Life without Anorexia

My motto is
'Dont let the sadness of your past & the fear of your future ruin the happiness of your present'

I am a generally happy girl who loves running, going to the gym and eating food!! Though my life has been very different.
I spent 5 years sick with anorexia nervosia & purging tendencies & over exercising. I was depressed and self harmed. I spent 2 years in different treatment centres.
After alot of struggles, lots of ups and downs, suicide attempts, tears, anxiety, panic and never thinking i would be healthy.
I am now declared healthy from anorexia nervosia.

I have been blogging for 4 years, and my whole journey is written in my posts. I now represent healthy and happiness. I want to show anyone struggling that it is possible to recover, no matter how hard it may seem.

I am happy and healthy and living my life. Going to school, meeting friends and trying to find myself in this world.

I write about my daily life, but also try to write posts about how it was when i was sick, advice and tips.
I am open and friendly, so dont be scared about writing a post or sending me an email at:


Monday, October 26, 2015

Relapsing with an eating disorder

I thought i would talk about relapsing.... it is very common during recovery. And some people say you need to relapse to truly recover, i dont believe thats true.

I say i've relapsed when i was sick, but when i think about it.... i never truly relapsed, because i was equally sick, all the time - though i did get sicker during the time. But i mean, when i was in inpatients, i never got better. There wasnt any improvement with me..... all i did was gain weight because i had to while i was an inpatient, and then as soon as i was home again i lost it all, and that was my plan all along.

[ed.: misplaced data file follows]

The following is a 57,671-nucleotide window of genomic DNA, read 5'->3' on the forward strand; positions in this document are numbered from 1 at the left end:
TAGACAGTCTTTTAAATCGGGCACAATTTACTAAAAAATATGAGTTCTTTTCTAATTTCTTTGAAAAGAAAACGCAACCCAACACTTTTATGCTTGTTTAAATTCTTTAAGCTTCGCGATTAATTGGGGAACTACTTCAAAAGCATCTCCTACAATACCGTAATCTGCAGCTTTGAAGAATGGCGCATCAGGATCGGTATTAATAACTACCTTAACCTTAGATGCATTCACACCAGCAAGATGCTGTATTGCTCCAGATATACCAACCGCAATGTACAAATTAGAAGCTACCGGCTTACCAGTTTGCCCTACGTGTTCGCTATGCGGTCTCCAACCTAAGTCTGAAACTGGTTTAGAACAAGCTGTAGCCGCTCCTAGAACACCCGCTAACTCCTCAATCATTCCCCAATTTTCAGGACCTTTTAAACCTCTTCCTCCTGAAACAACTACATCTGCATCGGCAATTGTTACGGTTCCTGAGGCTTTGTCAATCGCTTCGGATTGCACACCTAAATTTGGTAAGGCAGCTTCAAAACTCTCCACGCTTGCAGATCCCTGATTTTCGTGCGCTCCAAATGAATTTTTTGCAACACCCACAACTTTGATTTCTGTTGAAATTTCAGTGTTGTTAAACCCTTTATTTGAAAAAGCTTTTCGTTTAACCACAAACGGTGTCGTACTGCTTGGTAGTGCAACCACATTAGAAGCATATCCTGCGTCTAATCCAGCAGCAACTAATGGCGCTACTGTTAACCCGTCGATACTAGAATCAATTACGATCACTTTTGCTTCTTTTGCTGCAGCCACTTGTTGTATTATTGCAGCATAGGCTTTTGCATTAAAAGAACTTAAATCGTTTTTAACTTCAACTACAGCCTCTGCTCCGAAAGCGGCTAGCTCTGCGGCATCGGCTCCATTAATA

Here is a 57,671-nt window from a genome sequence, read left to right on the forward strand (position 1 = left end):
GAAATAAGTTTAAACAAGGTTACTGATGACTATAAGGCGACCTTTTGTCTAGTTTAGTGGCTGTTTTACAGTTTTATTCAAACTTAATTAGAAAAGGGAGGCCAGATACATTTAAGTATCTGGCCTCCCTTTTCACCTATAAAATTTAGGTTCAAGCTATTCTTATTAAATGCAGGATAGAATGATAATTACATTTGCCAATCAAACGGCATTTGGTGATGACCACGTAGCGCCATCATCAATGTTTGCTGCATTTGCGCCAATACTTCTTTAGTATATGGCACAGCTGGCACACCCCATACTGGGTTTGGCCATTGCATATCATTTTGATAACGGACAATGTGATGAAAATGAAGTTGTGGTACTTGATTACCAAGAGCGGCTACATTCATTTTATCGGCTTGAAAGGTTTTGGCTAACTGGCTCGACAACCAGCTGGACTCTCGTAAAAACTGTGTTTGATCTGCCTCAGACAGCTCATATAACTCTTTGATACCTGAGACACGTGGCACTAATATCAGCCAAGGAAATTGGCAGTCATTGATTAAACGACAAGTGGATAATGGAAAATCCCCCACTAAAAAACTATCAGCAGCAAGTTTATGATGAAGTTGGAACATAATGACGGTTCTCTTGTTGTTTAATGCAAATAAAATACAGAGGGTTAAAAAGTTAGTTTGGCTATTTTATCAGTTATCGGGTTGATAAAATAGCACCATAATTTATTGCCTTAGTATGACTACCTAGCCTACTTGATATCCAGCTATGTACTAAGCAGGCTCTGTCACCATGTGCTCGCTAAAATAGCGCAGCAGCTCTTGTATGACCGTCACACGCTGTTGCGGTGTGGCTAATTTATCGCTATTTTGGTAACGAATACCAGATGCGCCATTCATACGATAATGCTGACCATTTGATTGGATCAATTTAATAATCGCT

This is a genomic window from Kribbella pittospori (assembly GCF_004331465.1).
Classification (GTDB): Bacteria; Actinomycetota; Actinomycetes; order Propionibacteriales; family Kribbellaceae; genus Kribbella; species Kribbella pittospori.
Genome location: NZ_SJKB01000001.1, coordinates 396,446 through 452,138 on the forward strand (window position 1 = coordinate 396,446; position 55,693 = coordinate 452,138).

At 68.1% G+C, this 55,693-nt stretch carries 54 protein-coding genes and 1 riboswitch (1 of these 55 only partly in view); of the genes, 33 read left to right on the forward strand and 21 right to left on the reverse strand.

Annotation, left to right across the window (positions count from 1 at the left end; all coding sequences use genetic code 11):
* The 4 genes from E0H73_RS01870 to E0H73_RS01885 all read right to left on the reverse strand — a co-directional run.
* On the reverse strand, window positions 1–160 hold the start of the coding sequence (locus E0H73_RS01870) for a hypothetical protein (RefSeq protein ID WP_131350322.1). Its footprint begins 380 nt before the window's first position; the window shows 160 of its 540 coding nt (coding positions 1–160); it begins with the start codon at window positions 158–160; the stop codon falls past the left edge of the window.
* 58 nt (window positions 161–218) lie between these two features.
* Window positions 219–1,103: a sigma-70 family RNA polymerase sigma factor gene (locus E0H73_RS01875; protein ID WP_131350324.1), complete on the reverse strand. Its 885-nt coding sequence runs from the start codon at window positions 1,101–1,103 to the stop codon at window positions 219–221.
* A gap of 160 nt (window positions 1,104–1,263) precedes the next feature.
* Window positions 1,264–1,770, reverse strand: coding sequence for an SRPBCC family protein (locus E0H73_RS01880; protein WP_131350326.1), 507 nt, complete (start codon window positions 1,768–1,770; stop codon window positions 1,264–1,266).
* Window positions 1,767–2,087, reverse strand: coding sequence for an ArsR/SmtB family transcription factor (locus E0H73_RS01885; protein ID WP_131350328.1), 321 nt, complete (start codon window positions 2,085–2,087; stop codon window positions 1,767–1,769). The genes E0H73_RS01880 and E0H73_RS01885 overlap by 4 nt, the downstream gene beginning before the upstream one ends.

So its not like i truly got better, and then fell back again.
But the fact is i did go from inpatient to day patient and then back to inpatient and then day patient and so on.... and i only got sicker and more depressed. But still.... its almost like relapsing? (or maybe not)

But anyway, relapsing is normal unfortunatly.... and it just means you have to fight harder, because when you relapse, the voice in your head gets stronger and you listen to the voice, you become weaker. But instead, you need to become stronger, to fight back.... to know you want to recover, even if the voice in your head tells you that you dont want to recover.
    Make a list of all the good things about recovering, and all the bad things about your eating disorder.

And just because you relapse, doesnt mean that you just lie down and accept it... No, you fight back even harder. 
    Just because you've gone a few days/weeks where you've done things wrong, that doesnt mean you cant turn around and stop it.
  I mean you know what you're doing wrong. You make the conscious choice on listening to the voice in your head, its you who decides you'll skip lunch, or workout extra long etc. But its also you who can make the choice to eat ice cream with friends and just deal with the anxiety, or to eat that fear food, or to skip that workout. Its your choice...  thats something you need to remember.